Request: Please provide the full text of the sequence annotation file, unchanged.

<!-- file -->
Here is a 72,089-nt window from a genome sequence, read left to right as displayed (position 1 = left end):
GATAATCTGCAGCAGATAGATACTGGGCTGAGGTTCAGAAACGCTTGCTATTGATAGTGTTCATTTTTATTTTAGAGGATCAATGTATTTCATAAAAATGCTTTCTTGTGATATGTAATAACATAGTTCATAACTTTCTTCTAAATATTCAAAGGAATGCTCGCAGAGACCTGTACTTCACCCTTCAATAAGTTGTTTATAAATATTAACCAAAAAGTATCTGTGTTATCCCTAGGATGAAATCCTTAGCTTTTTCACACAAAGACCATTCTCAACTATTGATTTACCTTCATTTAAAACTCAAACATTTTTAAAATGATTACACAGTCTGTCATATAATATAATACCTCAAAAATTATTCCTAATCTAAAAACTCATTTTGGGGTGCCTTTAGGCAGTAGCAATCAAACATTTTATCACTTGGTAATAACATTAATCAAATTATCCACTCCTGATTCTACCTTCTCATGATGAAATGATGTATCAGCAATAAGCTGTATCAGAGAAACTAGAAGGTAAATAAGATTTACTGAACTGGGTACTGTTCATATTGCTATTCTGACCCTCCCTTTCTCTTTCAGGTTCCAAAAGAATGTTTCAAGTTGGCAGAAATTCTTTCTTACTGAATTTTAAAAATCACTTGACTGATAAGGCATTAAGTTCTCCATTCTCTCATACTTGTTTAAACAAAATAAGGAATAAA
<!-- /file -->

Here is a 72,089-nt window from a genome sequence, read left to right as displayed (position 1 = left end):
GATAATCTGCAGCAGATAGATACTGGGCTGAGGTTCAGAAACGCTTGCTATTGATAGTGTTCATTTTTATTTTAGAGGATCAATGTATTTCATAAAAATGCTTTCTTGTGATATGTAATAACATAGTTCATAACTTTCTTCTAAATATTCAAAGGAATGCTCGCAGAGACCTGTACTTCACCCTTCAATAAGTTGTTTATAAATATTAACCAAAAAGTATCTGTGTTATCCCTAGGATGAAATCCTTAGCTTTTTCACACAAAGACCATTCTCAACTATTGATTTACCTTCATTTAAAACTCAAACATTTTTAAAATGATTACACAGTCTGTCATATAATATAATACCTCAAAAATTATTCCTAATCTAAAAACTCATTTTGGGGTGCCTTTAGGCAGTAGCAATCAAACATTTTATCACTTGGTAATAACATTAATCAAATTATCCACTCCTGATTCTACCTTCTCATGATGAAATGATGTATCAGCAATAAGCTGTATCAGAGAAACTAGAAGGTAAATAAGATTTACTGAACTGGGTACTGTTCATATTGCTATTCTGACCCTCCCTTTCTCTTTCAGGTTCCAAAAGAATGTTTCAAGTTGGCAGAAATTCTTTCTTACTGAATTTTAAAAATCACTTGACTGATAAGGCATTAAGTTCTCCATTCTCTCATACTTGTTTAAACAAAATAAGGAATAAA